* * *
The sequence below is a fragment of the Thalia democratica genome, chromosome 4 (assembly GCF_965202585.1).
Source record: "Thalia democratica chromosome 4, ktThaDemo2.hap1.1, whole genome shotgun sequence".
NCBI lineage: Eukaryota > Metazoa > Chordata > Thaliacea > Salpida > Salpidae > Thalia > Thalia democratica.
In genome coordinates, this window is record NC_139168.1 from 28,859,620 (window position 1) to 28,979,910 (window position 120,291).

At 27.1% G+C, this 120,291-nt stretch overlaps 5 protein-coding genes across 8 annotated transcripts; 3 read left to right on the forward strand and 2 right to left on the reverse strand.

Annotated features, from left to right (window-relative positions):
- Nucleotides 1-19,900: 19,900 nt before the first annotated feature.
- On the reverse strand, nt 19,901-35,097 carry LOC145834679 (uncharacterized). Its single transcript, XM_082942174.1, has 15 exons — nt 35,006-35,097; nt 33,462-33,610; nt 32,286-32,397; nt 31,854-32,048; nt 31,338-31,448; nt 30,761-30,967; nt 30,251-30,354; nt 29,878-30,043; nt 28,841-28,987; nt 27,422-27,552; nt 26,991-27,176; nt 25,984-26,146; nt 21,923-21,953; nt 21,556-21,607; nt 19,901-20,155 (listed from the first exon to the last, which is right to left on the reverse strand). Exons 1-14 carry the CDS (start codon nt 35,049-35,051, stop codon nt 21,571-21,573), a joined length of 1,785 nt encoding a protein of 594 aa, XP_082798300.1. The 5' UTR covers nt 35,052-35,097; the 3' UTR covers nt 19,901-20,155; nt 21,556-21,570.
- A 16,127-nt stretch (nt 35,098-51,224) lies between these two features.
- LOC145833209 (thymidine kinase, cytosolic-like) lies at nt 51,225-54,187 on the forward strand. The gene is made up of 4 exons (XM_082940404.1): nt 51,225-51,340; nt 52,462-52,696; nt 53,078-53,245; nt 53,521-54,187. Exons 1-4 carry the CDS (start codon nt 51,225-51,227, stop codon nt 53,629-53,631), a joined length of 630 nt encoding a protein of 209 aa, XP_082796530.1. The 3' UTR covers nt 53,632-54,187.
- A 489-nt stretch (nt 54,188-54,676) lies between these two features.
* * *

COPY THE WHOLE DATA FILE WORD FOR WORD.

The sequence below is a fragment of the Thalia democratica genome, chromosome 4 (assembly GCF_965202585.1).
Source record: "Thalia democratica chromosome 4, ktThaDemo2.hap1.1, whole genome shotgun sequence".
NCBI lineage: Eukaryota > Metazoa > Chordata > Thaliacea > Salpida > Salpidae > Thalia > Thalia democratica.
In genome coordinates, this window is record NC_139168.1 from 28,859,620 (window position 1) to 28,979,910 (window position 120,291).

At 27.1% G+C, this 120,291-nt stretch overlaps 5 protein-coding genes across 8 annotated transcripts; 3 read left to right on the forward strand and 2 right to left on the reverse strand.

Annotated features, from left to right (window-relative positions):
- Nucleotides 1-19,900: 19,900 nt before the first annotated feature.
- On the reverse strand, nt 19,901-35,097 carry LOC145834679 (uncharacterized). Its single transcript, XM_082942174.1, has 15 exons — nt 35,006-35,097; nt 33,462-33,610; nt 32,286-32,397; nt 31,854-32,048; nt 31,338-31,448; nt 30,761-30,967; nt 30,251-30,354; nt 29,878-30,043; nt 28,841-28,987; nt 27,422-27,552; nt 26,991-27,176; nt 25,984-26,146; nt 21,923-21,953; nt 21,556-21,607; nt 19,901-20,155 (listed from the first exon to the last, which is right to left on the reverse strand). Exons 1-14 carry the CDS (start codon nt 35,049-35,051, stop codon nt 21,571-21,573), a joined length of 1,785 nt encoding a protein of 594 aa, XP_082798300.1. The 5' UTR covers nt 35,052-35,097; the 3' UTR covers nt 19,901-20,155; nt 21,556-21,570.
- A 16,127-nt stretch (nt 35,098-51,224) lies between these two features.
- LOC145833209 (thymidine kinase, cytosolic-like) lies at nt 51,225-54,187 on the forward strand. The gene is made up of 4 exons (XM_082940404.1): nt 51,225-51,340; nt 52,462-52,696; nt 53,078-53,245; nt 53,521-54,187. Exons 1-4 carry the CDS (start codon nt 51,225-51,227, stop codon nt 53,629-53,631), a joined length of 630 nt encoding a protein of 209 aa, XP_082796530.1. The 3' UTR covers nt 53,632-54,187.
- A 489-nt stretch (nt 54,188-54,676) lies between these two features.